Inhibition of ChoKα by JAS239 and MN58b was measured in 4 breast cancer cell lines, MCF7 overexpressing ChoK (MCF7-CK+) , the corresponding empty vector cell line (MCF7-EV), MDA-MB-231, and 4175-Luc+, an MDA-MB-231 derivative harvested from a lung metastasis and transfected with luciferase . The MCF7-CK+ line was confirmed to have elevated ChoKα expression and activity relative to MCF7-EV cells (Supporting Information, Supplementary Figure 1A–1B) . No significant difference in ChoKα expression or activity was observed between the triple-negative MDA-MB-231 and 4175-Luc+ lines (Supplementary Figure 1A–1B). MN58b attenuated the elevated ChoKα activity in MCF7-CK+ cells with similar efficacy to the control MCF7-EV cell line as indicated by the IC50 (Table 1, Supplementary Figure 1C). Similarly, no significant difference in IC50 was found between the MDA-MB-231 and the 4175-Luc+ cell lines after 2 h of MN58b treatment (Table 1, Supplementary Figure 1D). MN58b was at least twice as effective as JAS239 at reducing choline phosphorylation at 2 h in all cell lines tested (Table 1, Supplementary Figure 1C–1F).
Table 1: Potency of MN58b and JAS239 in a panel of breast cancer cell lines
3.85 ± 0.42
11.1 ± 5.64
3.29 ± 0.48
4.04 ± 0.55
2.36 ± 0.28
10.3 ± 2.48
6.86 ± 0.43
5.33 ± 0.84
4.36 ± 1.37
9.92 ± 0.22
14.26 ± 4.6
27.2 ± 7.9
4.59 ± 0.55
9.89 ± 0.24
20.7 ± 6.4
35.0 ± 21.6
Cells were treated with varying concentrations of MN58b or JAS239 and analyzed after 2 h for 14C-PC production or after 17 h for cell viability. Data for 3 separate experiments were fitted to sigmoidal plots and IC50s and EC50s are reported ± SEM for the radiotracing and viability assays, respectively.
Extended treatment of cancer cells with ChoK inhibitors leads to cell death by apoptosis . After 17 h, we found no significant difference in the EC50s between MN58b (Table 1, Supplementary Figure 2A) and JAS239 in the MCF-7 EV and CK+ cell lines (Table 1, Supplementary Figure 2B) by Trypan blue exclusion. As was found in radiotracing assays, MN58b was more potent at inhibiting cell growth than JAS239 in MDA-MB-231 and 4175-Luc+ cells although the results were more variable (Table 1, Supplementary Figure 2C–2D).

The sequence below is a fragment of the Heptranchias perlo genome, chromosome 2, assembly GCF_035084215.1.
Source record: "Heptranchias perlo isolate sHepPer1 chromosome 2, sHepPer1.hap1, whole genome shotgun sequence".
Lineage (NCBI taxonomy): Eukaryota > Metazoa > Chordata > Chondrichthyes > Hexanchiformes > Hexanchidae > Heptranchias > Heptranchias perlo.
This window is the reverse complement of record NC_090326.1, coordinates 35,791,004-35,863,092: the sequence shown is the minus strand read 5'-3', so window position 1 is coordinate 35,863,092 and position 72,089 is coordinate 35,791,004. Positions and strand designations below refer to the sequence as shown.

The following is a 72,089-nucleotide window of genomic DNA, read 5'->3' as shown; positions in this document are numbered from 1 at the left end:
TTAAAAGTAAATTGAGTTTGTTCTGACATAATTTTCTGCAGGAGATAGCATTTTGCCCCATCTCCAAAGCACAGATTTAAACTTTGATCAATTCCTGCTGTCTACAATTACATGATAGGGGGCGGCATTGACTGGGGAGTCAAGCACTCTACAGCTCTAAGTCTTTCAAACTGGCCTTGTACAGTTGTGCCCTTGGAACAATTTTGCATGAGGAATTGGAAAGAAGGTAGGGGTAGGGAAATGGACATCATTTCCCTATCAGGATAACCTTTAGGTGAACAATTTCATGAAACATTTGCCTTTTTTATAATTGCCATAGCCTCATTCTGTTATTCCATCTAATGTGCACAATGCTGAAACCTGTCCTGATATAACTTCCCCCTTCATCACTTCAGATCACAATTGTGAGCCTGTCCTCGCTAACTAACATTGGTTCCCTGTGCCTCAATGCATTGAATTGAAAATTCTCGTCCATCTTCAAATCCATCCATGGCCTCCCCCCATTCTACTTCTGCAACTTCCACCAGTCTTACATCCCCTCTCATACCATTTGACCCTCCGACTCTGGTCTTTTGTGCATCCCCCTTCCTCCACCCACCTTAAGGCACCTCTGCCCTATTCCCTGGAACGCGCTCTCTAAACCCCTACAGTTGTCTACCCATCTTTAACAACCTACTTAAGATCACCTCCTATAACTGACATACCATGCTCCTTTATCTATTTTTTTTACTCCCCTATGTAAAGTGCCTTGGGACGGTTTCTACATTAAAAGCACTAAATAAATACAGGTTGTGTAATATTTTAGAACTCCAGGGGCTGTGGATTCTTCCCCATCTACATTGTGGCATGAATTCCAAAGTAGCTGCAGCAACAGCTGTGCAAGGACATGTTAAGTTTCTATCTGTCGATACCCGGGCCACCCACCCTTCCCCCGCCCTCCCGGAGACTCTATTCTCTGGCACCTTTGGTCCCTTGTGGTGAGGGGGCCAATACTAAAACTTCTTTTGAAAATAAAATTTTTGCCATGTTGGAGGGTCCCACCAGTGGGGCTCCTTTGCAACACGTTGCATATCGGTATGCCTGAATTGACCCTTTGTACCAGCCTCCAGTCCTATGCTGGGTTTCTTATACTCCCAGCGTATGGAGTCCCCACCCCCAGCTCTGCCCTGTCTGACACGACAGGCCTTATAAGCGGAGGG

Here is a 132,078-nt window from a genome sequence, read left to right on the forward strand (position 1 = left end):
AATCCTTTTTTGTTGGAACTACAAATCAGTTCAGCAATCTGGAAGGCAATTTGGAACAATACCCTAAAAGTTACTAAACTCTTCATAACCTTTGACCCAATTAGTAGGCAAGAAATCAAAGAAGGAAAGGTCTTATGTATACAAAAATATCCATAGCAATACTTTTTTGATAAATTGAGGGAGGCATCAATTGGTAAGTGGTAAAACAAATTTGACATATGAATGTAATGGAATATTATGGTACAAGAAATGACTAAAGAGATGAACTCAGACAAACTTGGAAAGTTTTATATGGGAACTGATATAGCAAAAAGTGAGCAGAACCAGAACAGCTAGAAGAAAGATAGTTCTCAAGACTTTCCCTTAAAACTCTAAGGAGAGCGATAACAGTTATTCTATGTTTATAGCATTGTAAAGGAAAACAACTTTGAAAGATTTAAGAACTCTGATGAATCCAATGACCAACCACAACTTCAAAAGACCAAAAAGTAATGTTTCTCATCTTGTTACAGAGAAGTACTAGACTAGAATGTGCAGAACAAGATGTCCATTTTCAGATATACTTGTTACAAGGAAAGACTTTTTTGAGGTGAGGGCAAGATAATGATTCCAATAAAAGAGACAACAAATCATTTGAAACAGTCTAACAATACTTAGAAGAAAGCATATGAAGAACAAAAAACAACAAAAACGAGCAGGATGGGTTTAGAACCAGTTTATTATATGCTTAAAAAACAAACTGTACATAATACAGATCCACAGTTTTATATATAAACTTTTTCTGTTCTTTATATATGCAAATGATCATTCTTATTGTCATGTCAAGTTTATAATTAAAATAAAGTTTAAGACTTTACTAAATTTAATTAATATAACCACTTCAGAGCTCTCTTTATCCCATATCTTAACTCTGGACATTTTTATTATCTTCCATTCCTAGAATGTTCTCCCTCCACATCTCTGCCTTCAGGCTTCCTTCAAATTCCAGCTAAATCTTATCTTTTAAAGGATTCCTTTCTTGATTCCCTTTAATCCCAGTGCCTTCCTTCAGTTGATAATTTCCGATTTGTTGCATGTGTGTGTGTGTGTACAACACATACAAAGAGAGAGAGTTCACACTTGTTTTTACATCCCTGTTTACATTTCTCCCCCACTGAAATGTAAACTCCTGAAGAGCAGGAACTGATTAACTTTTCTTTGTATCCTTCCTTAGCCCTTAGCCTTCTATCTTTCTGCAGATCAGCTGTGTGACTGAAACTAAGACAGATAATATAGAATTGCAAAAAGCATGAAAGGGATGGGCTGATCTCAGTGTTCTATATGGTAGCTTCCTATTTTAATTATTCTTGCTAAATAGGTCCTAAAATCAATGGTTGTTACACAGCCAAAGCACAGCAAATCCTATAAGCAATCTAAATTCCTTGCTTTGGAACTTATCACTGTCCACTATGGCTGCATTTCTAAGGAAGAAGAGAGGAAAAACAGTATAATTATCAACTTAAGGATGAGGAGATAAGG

JAS239 colocalization with ChoKα
Fluorescence confocal micrographs of fixed MDA-MB-231 cells treated with an anti-human ChoKα antibody are shown in Figure 1, top. When treated individually, no overlap was observed between the Texas-Red (ChoKα antibody) and JAS239 channels (see also Supplementary Figure 3A). MDA-MB-231 cells stained with JAS239 and probed with the ChoKα antibody revealed strong colocalization (Figure 1, middle and Supplementary Figure 3A). Of the ChoKα-positive pixels, 89 + 9% were also positive for JAS239 (Supplementary Figure 3B). Similarly, 89 + 10% of JAS239-positive pixels were positive for ChoKα (Supplementary Figure 3C). When cells were pre-treated with ChoKα antibody, marked reduction in JAS239 retention was detected (Figure 1, bottom). Reduced JAS239 signal caused a lower Pearson’s Correlation Coefficient, although 84 + 4% of the regions which were ChoKα-positive were also JAS239-positive (see Supplementary Figure 3B), and 87 + 2% of the JAS239-positive pixels were ChoKα-positive (see Supplementary Figure 3C). This demonstrates that JAS239 retained in these cells was still associated with ChoKα, even though the intensities followed a different distribution trend. These results are consistent with JAS239 being out-competed by the antibody for binding sites.
Figure 1: JAS239 colocalizes with ChoKα. Fixed permeabilized MDA-MB-231 cells treated with a ChoKα-specific antibody (Ab) followed by a Texas Red-conjugated secondary antibody (Ex. 543 nm; Em. 565–615 nm) were assessed by confocal microscopy (top row). In cells stained with JAS239 followed by the ChoKα antibody (middle row), strong colocalization between the JAS239 (Ex. 633 nm; Em. > 650 nm) and ChoKα is observed. Cells incubated with ChoKα antibody prior to JAS239 staining (bottom row) no longer retain the NIRF probe. Scale bar represents 35 μm.